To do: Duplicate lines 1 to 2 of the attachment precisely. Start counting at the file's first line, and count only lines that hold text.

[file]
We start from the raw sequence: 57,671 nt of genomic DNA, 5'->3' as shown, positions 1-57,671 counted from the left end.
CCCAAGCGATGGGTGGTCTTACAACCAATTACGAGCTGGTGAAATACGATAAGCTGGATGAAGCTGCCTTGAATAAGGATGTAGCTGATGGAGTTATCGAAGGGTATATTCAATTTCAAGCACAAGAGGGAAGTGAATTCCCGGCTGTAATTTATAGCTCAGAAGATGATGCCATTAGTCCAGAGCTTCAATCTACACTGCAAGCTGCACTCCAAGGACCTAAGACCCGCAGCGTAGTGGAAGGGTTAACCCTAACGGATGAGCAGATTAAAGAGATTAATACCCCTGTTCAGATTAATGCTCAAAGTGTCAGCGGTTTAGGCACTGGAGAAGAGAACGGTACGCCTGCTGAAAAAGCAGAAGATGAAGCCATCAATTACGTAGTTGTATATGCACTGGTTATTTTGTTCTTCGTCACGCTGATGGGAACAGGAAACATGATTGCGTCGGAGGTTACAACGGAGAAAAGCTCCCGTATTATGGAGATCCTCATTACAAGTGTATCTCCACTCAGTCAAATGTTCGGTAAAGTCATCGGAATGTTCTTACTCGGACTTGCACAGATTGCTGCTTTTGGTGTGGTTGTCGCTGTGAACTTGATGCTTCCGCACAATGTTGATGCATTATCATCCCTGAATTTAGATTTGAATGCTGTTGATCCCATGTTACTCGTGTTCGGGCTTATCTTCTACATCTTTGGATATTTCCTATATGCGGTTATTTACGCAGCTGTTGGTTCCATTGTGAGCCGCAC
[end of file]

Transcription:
We start from the raw sequence: 57,671 nt of genomic DNA, 5'->3' as shown, positions 1-57,671 counted from the left end.
CCCAAGCGATGGGTGGTCTTACAACCAATTACGAGCTGGTGAAATACGATAAGCTGGATGAAGCTGCCTTGAATAAGGATGTAGCTGATGGAGTTATCGAAGGGTATATTCAATTTCAAGCACAAGAGGGAAGTGAATTCCCGGCTGTAATTTATAGCTCAGAAGATGATGCCATTAGTCCAGAGCTTCAATCTACACTGCAAGCTGCACTCCAAGGACCTAAGACCCGCAGCGTAGTGGAAGGGTTAACCCTAACGGATGAGCAGATTAAAGAGATTAATACCCCTGTTCAGATTAATGCTCAAAGTGTCAGCGGTTTAGGCACTGGAGAAGAGAACGGTACGCCTGCTGAAAAAGCAGAAGATGAAGCCATCAATTACGTAGTTGTATATGCACTGGTTATTTTGTTCTTCGTCACGCTGATGGGAACAGGAAACATGATTGCGTCGGAGGTTACAACGGAGAAAAGCTCCCGTATTATGGAGATCCTCATTACAAGTGTATCTCCACTCAGTCAAATGTTCGGTAAAGTCATCGGAATGTTCTTACTCGGACTTGCACAGATTGCTGCTTTTGGTGTGGTTGTCGCTGTGAACTTGATGCTTCCGCACAATGTTGATGCATTATCATCCCTGAATTTAGATTTGAATGCTGTTGATCCCATGTTACTCGTGTTCGGGCTTATCTTCTACATCTTTGGATATTTCCTATATGCGGTTATTTACGCAGCTGTTGGTTCCATTGTGAGCCGCAC